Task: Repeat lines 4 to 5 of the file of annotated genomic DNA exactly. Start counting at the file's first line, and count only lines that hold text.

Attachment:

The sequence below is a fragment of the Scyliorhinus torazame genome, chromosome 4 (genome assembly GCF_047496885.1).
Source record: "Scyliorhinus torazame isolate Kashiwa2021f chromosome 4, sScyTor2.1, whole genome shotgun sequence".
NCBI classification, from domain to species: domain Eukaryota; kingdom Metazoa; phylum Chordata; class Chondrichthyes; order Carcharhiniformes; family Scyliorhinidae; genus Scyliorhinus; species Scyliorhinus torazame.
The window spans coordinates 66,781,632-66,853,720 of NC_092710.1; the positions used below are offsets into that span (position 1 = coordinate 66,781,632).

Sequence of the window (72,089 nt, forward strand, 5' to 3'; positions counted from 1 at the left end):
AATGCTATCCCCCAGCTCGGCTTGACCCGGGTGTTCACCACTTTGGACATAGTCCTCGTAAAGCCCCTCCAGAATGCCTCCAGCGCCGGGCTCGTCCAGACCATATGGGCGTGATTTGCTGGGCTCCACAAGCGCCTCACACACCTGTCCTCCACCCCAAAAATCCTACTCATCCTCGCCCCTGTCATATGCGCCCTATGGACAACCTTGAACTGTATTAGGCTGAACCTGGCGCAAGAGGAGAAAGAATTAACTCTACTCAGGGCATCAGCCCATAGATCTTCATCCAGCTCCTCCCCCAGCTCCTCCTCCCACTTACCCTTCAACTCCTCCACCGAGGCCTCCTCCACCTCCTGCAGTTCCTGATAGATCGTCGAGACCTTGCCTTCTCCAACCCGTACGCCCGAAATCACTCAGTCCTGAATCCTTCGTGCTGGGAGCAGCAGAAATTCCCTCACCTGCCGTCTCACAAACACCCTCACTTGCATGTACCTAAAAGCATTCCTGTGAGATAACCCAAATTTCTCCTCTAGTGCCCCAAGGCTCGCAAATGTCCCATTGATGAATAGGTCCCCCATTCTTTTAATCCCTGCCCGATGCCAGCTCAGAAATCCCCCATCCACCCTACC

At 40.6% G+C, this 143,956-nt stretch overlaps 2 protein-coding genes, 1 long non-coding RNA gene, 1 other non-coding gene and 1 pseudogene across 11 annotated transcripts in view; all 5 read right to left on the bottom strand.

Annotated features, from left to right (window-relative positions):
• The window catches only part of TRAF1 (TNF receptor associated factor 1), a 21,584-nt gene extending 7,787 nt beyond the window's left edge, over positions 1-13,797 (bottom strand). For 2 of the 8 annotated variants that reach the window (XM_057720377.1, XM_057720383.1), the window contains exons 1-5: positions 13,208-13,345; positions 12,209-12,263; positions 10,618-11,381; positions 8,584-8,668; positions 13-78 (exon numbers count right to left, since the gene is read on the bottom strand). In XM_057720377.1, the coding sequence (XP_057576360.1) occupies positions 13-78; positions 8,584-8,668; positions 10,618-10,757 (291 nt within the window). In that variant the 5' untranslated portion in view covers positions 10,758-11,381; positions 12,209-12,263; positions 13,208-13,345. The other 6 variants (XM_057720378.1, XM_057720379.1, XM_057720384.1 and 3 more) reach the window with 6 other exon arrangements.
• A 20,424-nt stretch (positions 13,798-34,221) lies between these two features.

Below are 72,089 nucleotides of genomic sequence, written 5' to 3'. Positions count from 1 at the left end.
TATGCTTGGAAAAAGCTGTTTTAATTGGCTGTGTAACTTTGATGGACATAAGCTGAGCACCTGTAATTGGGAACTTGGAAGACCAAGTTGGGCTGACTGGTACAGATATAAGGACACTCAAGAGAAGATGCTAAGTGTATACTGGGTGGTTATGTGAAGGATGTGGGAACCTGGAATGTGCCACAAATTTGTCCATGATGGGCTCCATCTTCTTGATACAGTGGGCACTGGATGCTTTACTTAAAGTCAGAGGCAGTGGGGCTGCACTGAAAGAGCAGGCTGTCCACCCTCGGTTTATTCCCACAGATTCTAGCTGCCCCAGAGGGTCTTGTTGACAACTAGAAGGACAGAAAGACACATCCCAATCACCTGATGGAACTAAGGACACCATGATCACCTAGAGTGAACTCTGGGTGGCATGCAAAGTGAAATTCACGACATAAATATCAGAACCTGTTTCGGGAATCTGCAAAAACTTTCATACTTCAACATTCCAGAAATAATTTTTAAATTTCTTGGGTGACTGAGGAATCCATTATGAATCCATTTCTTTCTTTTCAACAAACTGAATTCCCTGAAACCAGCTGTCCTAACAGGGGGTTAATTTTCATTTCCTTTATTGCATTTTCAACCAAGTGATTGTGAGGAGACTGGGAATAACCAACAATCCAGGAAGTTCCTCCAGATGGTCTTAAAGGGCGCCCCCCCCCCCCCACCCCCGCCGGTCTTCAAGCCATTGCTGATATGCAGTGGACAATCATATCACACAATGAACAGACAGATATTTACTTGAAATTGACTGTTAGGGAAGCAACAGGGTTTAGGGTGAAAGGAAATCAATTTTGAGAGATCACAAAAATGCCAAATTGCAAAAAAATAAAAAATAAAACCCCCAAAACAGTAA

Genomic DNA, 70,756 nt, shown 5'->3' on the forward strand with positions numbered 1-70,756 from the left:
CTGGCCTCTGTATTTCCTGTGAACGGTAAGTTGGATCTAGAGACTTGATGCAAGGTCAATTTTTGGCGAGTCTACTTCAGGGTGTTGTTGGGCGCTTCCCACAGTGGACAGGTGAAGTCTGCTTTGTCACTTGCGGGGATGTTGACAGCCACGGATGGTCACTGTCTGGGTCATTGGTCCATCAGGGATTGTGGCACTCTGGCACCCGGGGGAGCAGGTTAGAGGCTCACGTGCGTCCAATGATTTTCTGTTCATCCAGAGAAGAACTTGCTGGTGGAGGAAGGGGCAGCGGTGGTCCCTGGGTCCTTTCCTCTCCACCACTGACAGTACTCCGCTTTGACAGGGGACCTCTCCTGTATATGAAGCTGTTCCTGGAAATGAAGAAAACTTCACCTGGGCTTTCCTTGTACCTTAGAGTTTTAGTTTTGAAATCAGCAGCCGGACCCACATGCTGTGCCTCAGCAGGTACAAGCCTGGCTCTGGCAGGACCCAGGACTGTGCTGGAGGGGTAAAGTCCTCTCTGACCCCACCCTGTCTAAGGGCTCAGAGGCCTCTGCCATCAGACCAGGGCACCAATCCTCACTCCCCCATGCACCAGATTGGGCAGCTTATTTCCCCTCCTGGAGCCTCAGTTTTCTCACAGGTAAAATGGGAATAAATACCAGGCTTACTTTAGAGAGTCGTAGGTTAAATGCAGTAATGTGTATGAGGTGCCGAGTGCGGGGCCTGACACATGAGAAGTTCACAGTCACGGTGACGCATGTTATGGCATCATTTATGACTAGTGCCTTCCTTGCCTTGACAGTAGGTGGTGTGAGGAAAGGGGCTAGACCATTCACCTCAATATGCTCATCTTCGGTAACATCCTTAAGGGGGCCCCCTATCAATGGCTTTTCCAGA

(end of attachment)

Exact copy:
The window spans coordinates 66,781,632-66,853,720 of NC_092710.1; the positions used below are offsets into that span (position 1 = coordinate 66,781,632).

Sequence of the window (72,089 nt, forward strand, 5' to 3'; positions counted from 1 at the left end):